Euclid - Online edition

Eucalyptus rigidula

Click/tap on images to enlarge

Eucalyptus | Symphyomyrtus | Bisectae | Destitutae | Porantherae | Longiores

Eucalyptus rigidula Maiden, Crit. Revis. Eucalyptus 7: 403 (1928).

Eucalyptus angusta Maiden, Crit. Revis. Eucalyptus 6: 265 (1924), nom. illeg., non Velen. (1885). T: Comet Vale, W.A., Sept. 1909, J.H.Maiden, s.n.; holo: NSW; iso: CANB, K.

Eucalyptus uncinata var. major Benth., Fl. Austral. 3: 216 (1867). T: Murchison R., W.A. Oldfield: n.v.
Mallee to 4 m tall. Forming a lignotuber.
Bark smooth throughout, white, pale grey and pale brown to salmon-brown, rarely powdery, or with persistent ribbony rough fibrous grey-brown bark on lower trunk.
Branchlets lacking oil glands in the pith.
Juvenile growth (coppice or field seedlings to 50 cm): stems rounded in cross-section; juvenile leaves shortly petiolate, alternate, linear to narrowly lanceolate-elliptic, 5–9(13) cm long, 0.5–1(1.5) cm wide, green, glossy.
Adult leaves alternate, petioles 0.5–1.5 cm long; blade narrowly elliptic-lanceolate to linear, 4.7–10 cm long, 0.4–1.7 cm wide, base tapering to petiole, margin entire, apex pointed, concolorous, glossy, mid-green, thickish, side-veins at an acute or wider angle to midrib, reticulation dense, intramarginal vein close to margin, oil glands scattered or few, intersectional.
Inflorescence axillary unbranched, peduncles slightly flattened, 0.2–1.3 cm long, buds (?7)9 or 11, pedicellate, pedicels 0.1–0.5 cm long. Mature buds ovoid to fusiform (0.8–1.2 cm long, 0.3–0.5 cm wide), scar present, operculum conical to beaked (0.3–0.7 cm long), stamens inflexed, anthers cuneate-cuboid, adnate to filament apex (rigidly basifixed), dehiscing by sub-terminal pores, a few of the innermost stamens imperfectly formed, style long and straight, stigma tapered, locules 3(4), the placentae each with 4 vertical rows of ovules. Flowers creamy white.
Fruit pedicellate, sometimes shortly so, pedicels 0.1–0.5 cm long, barrel-shaped to truncate-globose to funnel-shaped to hemispherical, 0.4–0.8 cm long, 0.5–0.8 cm wide, disc level to descending, valves 3(4), more or less enclosed.
Seeds brown, 1–2.5 mm long, flattened-ovoid, sometimes pointed on one end, dorsal surface occasionally with longitudinal furrows, surface smooth, hilum ventral.

Cultivated seedlings (measured at node 10): cotyledons Y-shaped (bisected); stems rounded in cross-section; leaves sessile or subsessile, opposite, narrowly elliptic-ovate to oblong, discolorous, dull green for ca 6–13 nodes then becoming shortly petiolate, narrowly lanceolate to linear, alternate by node 7–14, glossy or dull, green and thicker. At ca node 10 leaves are 3.3 –10.5 cm long, 0.3–2 cm wide.
Flowering Time

Flowering has been recorded in January, February, March, May and December.


A mallee species endemic to Western Australia occurring in the wheatbelt, goldfields and western edges of the Great Victoria Desert south to Zanthus. As treated here it excludes coastal plain plants from Wongan Hills north to Northampton and also excludes plants in the south-western wheatbelt area of Kalgarin–Kondinin–Bendering which may be closer to E. latens. Herbarium specimens from plants at Newman Rock west of Balladonia were given the name "Eucalyptus clancularia" by K.D. Hill of New South Wales National Herbarium, with the specimen Hill 266 being distributed as an isotype, but the name was never published. Seedlings grown from this locality (M.I.H. Brooker 13018, 13019) were no different to seedlings of E. rigidula from across the range of the species and the adult plants fall within the range of variation found elsewhere. Therefore "E. clancularia" is included here.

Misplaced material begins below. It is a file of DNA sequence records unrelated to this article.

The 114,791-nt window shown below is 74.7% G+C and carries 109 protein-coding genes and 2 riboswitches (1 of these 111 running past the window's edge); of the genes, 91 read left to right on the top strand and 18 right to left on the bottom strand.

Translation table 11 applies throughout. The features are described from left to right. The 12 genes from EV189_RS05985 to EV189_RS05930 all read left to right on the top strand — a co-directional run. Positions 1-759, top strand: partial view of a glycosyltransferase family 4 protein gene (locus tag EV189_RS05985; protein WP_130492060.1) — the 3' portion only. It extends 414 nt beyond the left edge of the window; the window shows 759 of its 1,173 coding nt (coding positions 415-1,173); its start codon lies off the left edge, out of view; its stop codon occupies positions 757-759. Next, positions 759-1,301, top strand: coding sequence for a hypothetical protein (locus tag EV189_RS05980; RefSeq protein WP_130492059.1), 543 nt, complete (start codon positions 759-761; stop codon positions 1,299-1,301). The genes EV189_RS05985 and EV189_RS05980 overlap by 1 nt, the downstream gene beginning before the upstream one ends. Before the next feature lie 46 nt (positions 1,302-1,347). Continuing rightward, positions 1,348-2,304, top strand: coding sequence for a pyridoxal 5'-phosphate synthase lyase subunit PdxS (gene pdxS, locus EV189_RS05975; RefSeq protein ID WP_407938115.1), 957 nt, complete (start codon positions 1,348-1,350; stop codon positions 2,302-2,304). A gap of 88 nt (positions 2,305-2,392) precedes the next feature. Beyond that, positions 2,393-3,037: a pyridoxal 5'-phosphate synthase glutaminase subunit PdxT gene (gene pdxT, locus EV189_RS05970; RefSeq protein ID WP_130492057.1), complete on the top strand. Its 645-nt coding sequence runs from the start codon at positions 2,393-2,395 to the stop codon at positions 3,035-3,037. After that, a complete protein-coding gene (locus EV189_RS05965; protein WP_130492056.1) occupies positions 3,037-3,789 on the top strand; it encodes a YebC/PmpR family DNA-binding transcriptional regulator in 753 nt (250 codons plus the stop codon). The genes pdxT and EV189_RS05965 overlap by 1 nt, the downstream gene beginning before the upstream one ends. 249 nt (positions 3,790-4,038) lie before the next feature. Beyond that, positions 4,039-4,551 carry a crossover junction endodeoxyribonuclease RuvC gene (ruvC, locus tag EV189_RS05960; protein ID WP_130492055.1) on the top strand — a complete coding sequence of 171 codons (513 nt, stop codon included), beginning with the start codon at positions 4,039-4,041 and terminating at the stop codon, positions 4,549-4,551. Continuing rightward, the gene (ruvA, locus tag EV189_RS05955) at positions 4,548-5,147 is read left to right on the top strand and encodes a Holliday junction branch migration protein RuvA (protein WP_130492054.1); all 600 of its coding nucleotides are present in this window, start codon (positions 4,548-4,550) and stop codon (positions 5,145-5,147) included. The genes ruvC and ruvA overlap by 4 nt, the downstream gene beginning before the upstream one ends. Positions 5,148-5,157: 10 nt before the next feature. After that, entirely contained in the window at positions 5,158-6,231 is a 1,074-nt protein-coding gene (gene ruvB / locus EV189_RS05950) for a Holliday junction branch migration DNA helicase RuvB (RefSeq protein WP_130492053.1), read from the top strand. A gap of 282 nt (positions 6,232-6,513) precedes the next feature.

Eucalyptus rigidula belongs in Eucalyptus subgenus Symphyomyrtus section Bisectae subsection Destitutae because the buds have two opercula, cotyledons are Y-shaped and branchlets lack oil glands in the pith. Within this subsection E. rigidula belongs to a group of about 16 species, series Porantherae, that are further characterised by having anthers completely adnate to the staminal filaments, strongly inflexed stamens, densely reticulate leaves with intersectional oil glands and by the fruit with a distinct thick rim that includes a whitish descending disc. The small, glossy leaves of species in series Porantherae may result in confusion with species in series Heterostemones; however, the fruit alone usually distinguish the series. The fruit of series Heterostemones are thin-rimmed.

Typically E. rigidula is smooth-barked with a glossy green fairly stiff-leaved crown, has juvenile leaves that are linear, green and glossy and fruit with a thickish rim. Within its distribution it is most likely to be confused with E. horistes, which typically has some rough bark and glaucous slightly warty orbicular juvenile leaves. East from the Great Victoria Desert and extending to the eastern states another smooth-barked mallee occurs, E. leptophylla, distinguished from E. rigidula by smaller fruit and smaller elliptical-oblong grey to glaucous juvenile leaves.

Plants on the coastal sandplain in the area north from Wongan Hills to Kalbarri probably represent an undescribed taxon with dull grey-green, shorter, wider seedling and juvenile leaves and coarser, more barrel-shaped fruit than is typical. It is treated here separately as Eucalyptus sp. Kalbarri. Desert populations of E. rigidula may have very few oil glands in the leaves compared with more southern forms but this requires much field investigation to confirm.

Origin of Name
Eucalyptus rigidula: Latin rigidulus, somewhat rigid, referring to the leaves.
Copyright © CANBR 2020, all rights reserved.